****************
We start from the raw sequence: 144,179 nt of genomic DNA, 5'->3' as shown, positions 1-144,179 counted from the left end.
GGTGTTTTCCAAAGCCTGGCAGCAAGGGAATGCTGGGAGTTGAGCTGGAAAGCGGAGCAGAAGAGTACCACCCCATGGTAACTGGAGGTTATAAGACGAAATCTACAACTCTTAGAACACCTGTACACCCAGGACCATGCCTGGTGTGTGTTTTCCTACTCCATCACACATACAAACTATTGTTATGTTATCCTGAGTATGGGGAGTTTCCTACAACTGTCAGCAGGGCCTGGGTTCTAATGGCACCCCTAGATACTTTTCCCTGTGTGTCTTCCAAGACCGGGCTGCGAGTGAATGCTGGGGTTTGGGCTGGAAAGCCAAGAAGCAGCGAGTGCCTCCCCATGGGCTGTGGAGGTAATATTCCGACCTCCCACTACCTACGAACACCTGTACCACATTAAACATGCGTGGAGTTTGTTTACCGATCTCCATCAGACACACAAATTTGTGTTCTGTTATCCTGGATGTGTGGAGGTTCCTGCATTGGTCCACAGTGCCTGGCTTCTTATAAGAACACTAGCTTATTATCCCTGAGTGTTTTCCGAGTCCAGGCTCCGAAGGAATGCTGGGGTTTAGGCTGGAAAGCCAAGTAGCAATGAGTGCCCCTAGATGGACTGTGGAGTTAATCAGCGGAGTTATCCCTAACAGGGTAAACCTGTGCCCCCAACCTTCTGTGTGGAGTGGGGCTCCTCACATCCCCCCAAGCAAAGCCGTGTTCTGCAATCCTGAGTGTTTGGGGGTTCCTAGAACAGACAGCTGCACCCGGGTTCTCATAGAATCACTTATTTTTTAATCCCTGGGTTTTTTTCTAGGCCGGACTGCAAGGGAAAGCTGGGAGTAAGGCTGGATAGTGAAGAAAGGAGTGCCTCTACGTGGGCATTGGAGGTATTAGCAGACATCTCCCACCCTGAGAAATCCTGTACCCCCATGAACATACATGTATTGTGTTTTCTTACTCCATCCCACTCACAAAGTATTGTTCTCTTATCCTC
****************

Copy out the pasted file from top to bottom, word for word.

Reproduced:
We start from the raw sequence: 144,179 nt of genomic DNA, 5'->3' as shown, positions 1-144,179 counted from the left end.
GGTGTTTTCCAAAGCCTGGCAGCAAGGGAATGCTGGGAGTTGAGCTGGAAAGCGGAGCAGAAGAGTACCACCCCATGGTAACTGGAGGTTATAAGACGAAATCTACAACTCTTAGAACACCTGTACACCCAGGACCATGCCTGGTGTGTGTTTTCCTACTCCATCACACATACAAACTATTGTTATGTTATCCTGAGTATGGGGAGTTTCCTACAACTGTCAGCAGGGCCTGGGTTCTAATGGCACCCCTAGATACTTTTCCCTGTGTGTCTTCCAAGACCGGGCTGCGAGTGAATGCTGGGGTTTGGGCTGGAAAGCCAAGAAGCAGCGAGTGCCTCCCCATGGGCTGTGGAGGTAATATTCCGACCTCCCACTACCTACGAACACCTGTACCACATTAAACATGCGTGGAGTTTGTTTACCGATCTCCATCAGACACACAAATTTGTGTTCTGTTATCCTGGATGTGTGGAGGTTCCTGCATTGGTCCACAGTGCCTGGCTTCTTATAAGAACACTAGCTTATTATCCCTGAGTGTTTTCCGAGTCCAGGCTCCGAAGGAATGCTGGGGTTTAGGCTGGAAAGCCAAGTAGCAATGAGTGCCCCTAGATGGACTGTGGAGTTAATCAGCGGAGTTATCCCTAACAGGGTAAACCTGTGCCCCCAACCTTCTGTGTGGAGTGGGGCTCCTCACATCCCCCCAAGCAAAGCCGTGTTCTGCAATCCTGAGTGTTTGGGGGTTCCTAGAACAGACAGCTGCACCCGGGTTCTCATAGAATCACTTATTTTTTAATCCCTGGGTTTTTTTCTAGGCCGGACTGCAAGGGAAAGCTGGGAGTAAGGCTGGATAGTGAAGAAAGGAGTGCCTCTACGTGGGCATTGGAGGTATTAGCAGACATCTCCCACCCTGAGAAATCCTGTACCCCCATGAACATACATGTATTGTGTTTTCTTACTCCATCCCACTCACAAAGTATTGTTCTCTTATCCTC